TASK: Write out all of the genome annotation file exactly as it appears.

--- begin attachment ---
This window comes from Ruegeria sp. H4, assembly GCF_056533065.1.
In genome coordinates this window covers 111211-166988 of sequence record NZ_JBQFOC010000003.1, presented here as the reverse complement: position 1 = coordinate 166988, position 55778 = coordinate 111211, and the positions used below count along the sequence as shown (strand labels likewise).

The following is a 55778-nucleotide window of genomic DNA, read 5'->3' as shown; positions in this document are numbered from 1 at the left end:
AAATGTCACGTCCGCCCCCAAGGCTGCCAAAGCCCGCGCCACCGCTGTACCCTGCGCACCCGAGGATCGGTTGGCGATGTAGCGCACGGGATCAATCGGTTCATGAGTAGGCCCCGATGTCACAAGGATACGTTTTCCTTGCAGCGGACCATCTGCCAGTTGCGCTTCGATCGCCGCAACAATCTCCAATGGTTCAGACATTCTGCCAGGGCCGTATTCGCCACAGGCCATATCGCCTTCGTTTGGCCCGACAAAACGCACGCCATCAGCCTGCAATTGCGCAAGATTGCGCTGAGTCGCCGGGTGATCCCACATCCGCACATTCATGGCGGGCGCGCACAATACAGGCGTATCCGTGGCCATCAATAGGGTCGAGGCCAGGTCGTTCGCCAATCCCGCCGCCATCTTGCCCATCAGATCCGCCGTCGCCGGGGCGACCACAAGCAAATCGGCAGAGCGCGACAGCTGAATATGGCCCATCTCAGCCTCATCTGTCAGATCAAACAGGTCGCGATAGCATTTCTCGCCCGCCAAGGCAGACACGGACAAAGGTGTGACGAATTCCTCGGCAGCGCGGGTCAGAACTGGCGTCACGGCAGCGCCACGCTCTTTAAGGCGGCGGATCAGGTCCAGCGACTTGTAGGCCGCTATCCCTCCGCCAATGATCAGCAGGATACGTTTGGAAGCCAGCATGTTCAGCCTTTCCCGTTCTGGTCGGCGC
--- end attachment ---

This window comes from Ruegeria sp. H4, assembly GCF_056533065.1.
In genome coordinates this window covers 111211-166988 of sequence record NZ_JBQFOC010000003.1, presented here as the reverse complement: position 1 = coordinate 166988, position 55778 = coordinate 111211, and the positions used below count along the sequence as shown (strand labels likewise).

The following is a 55778-nucleotide window of genomic DNA, read 5'->3' as shown; positions in this document are numbered from 1 at the left end:
AAATGTCACGTCCGCCCCCAAGGCTGCCAAAGCCCGCGCCACCGCTGTACCCTGCGCACCCGAGGATCGGTTGGCGATGTAGCGCACGGGATCAATCGGTTCATGAGTAGGCCCCGATGTCACAAGGATACGTTTTCCTTGCAGCGGACCATCTGCCAGTTGCGCTTCGATCGCCGCAACAATCTCCAATGGTTCAGACATTCTGCCAGGGCCGTATTCGCCACAGGCCATATCGCCTTCGTTTGGCCCGACAAAACGCACGCCATCAGCCTGCAATTGCGCAAGATTGCGCTGAGTCGCCGGGTGATCCCACATCCGCACATTCATGGCGGGCGCGCACAATACAGGCGTATCCGTGGCCATCAATAGGGTCGAGGCCAGGTCGTTCGCCAATCCCGCCGCCATCTTGCCCATCAGATCCGCCGTCGCCGGGGCGACCACAAGCAAATCGGCAGAGCGCGACAGCTGAATATGGCCCATCTCAGCCTCATCTGTCAGATCAAACAGGTCGCGATAGCATTTCTCGCCCGCCAAGGCAGACACGGACAAAGGTGTGACGAATTCCTCGGCAGCGCGGGTCAGAACTGGCGTCACGGCAGCGCCACGCTCTTTAAGGCGGCGGATCAGGTCCAGCGACTTGTAGGCCGCTATCCCTCCGCCAATGATCAGCAGGATACGTTTGGAAGCCAGCATGTTCAGCCTTTCCCGTTCTGGTCGGCGC